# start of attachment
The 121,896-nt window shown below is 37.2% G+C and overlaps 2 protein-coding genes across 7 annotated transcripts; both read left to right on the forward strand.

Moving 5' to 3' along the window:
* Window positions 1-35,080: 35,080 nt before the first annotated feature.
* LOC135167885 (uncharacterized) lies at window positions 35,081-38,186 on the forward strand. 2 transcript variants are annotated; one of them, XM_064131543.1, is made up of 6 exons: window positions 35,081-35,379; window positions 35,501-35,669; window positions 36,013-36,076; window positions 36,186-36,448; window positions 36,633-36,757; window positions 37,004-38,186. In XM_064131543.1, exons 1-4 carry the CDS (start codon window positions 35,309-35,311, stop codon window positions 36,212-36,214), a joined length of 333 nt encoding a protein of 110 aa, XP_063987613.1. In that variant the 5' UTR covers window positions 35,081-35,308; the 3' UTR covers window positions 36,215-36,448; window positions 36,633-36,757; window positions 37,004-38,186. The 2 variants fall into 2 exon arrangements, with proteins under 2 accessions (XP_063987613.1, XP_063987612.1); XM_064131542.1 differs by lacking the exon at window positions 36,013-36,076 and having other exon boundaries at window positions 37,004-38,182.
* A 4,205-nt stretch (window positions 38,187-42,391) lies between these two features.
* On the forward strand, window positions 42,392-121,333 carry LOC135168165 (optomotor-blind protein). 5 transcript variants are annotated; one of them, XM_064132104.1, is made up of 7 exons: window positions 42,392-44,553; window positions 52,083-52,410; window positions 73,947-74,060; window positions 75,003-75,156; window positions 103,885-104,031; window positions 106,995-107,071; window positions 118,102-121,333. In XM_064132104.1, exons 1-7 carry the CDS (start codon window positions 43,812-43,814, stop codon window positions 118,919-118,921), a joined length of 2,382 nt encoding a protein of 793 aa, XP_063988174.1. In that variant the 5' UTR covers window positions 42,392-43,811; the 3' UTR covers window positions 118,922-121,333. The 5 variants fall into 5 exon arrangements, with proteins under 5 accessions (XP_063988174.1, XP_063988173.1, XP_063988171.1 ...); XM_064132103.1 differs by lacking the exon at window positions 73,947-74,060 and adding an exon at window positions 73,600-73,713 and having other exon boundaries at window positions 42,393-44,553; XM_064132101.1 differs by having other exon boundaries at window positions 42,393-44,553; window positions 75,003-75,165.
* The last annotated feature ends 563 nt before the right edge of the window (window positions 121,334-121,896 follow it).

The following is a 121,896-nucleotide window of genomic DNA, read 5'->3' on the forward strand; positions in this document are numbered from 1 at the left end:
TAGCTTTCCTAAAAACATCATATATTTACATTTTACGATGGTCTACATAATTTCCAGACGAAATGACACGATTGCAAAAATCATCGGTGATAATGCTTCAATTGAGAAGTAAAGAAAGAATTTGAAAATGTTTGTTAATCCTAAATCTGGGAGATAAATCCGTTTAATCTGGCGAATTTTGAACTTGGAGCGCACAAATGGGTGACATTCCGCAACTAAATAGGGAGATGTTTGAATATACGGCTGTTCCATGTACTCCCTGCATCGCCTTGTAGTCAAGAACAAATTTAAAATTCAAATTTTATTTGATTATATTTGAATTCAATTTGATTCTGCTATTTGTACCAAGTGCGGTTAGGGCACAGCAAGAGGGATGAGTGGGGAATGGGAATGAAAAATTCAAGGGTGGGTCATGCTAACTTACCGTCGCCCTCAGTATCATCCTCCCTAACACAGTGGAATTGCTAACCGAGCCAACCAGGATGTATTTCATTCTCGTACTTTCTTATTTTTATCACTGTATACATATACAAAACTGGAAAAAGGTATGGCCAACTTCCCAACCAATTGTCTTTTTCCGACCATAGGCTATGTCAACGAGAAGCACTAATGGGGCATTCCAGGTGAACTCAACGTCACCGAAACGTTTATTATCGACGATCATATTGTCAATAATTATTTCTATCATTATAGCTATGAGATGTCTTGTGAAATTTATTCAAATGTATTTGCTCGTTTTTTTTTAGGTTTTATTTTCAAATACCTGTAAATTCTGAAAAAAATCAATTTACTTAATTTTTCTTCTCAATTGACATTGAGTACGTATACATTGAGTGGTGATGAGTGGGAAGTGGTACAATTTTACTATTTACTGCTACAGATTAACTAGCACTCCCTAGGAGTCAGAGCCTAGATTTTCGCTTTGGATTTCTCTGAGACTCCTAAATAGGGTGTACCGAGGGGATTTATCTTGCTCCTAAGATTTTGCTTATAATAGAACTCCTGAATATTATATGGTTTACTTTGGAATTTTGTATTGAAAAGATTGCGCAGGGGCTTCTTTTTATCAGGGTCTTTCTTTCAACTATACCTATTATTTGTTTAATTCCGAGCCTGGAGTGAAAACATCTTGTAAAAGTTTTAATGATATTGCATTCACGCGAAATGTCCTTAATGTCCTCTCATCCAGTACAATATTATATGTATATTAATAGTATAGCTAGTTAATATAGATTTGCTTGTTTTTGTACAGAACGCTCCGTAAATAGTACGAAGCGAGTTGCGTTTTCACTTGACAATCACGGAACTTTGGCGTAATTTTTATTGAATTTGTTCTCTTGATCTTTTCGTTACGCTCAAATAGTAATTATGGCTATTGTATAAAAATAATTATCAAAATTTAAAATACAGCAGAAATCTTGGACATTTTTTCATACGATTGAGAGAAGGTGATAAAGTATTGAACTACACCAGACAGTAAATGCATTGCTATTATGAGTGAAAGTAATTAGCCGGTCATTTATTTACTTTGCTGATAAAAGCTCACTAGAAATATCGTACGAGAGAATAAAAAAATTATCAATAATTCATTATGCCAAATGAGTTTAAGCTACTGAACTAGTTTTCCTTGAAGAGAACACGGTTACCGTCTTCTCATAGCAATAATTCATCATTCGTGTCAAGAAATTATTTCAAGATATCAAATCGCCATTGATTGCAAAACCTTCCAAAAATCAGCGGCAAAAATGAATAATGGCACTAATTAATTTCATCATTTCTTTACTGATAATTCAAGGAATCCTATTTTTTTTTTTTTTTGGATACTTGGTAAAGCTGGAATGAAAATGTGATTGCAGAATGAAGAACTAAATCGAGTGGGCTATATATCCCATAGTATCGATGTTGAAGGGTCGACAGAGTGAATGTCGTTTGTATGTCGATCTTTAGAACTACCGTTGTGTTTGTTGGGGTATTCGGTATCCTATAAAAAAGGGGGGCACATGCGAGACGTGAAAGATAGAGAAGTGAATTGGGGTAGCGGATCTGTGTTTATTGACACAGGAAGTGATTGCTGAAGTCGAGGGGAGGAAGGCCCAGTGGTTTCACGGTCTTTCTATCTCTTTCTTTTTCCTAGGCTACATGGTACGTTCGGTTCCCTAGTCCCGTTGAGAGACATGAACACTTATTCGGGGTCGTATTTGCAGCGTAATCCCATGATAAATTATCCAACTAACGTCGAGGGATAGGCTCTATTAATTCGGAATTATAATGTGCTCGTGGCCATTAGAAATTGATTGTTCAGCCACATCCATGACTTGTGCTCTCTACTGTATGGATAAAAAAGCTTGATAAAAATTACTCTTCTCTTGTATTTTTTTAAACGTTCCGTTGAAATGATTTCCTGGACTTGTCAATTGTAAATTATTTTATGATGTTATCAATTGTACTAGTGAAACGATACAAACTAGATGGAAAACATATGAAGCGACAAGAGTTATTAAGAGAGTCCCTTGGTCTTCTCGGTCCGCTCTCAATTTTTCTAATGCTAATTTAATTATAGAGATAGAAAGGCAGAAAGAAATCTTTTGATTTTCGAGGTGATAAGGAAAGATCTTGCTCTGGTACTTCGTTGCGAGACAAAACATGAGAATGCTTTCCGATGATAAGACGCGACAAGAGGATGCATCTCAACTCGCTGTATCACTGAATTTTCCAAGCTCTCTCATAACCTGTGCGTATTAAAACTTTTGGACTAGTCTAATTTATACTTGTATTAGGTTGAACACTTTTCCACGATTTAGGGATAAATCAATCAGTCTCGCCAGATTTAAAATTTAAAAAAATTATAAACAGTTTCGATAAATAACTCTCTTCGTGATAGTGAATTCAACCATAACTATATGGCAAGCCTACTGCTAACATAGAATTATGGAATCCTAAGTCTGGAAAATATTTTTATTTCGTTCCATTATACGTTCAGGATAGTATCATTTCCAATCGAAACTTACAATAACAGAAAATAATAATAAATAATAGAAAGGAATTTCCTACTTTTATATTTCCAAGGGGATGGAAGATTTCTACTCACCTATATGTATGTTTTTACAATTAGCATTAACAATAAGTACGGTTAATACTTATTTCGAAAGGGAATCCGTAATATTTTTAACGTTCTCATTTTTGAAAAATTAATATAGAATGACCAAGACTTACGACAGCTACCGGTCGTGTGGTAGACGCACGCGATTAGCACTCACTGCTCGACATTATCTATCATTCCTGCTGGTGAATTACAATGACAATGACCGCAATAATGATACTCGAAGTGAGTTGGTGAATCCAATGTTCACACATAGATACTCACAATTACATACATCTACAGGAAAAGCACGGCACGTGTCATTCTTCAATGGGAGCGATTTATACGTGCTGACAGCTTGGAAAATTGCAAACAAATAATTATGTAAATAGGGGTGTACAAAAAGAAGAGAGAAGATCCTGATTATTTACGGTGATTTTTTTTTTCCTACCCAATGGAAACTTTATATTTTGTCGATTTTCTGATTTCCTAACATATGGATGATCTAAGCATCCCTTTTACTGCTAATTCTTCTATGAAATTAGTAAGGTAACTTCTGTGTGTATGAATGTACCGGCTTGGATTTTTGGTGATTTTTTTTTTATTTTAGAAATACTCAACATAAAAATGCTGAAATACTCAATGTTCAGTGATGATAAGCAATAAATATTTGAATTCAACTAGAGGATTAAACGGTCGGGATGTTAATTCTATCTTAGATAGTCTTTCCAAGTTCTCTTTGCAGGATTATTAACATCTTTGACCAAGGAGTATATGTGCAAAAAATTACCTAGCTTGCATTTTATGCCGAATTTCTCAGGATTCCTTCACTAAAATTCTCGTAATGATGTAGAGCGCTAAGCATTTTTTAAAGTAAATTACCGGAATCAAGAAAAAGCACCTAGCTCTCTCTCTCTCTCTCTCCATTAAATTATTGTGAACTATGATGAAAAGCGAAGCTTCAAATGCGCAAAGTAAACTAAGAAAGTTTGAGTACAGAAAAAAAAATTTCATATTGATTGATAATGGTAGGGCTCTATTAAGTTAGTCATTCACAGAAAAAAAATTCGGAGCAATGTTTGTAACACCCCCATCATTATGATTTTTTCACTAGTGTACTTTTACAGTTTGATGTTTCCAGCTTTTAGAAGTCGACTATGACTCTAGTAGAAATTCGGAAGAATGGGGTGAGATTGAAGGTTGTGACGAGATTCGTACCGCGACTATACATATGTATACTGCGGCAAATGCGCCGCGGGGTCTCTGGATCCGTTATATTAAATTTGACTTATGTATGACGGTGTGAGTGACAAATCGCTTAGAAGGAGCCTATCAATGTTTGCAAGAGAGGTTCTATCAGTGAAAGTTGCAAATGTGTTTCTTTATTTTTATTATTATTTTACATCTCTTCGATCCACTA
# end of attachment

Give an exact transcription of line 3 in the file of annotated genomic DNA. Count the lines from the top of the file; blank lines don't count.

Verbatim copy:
* Window positions 1-35,080: 35,080 nt before the first annotated feature.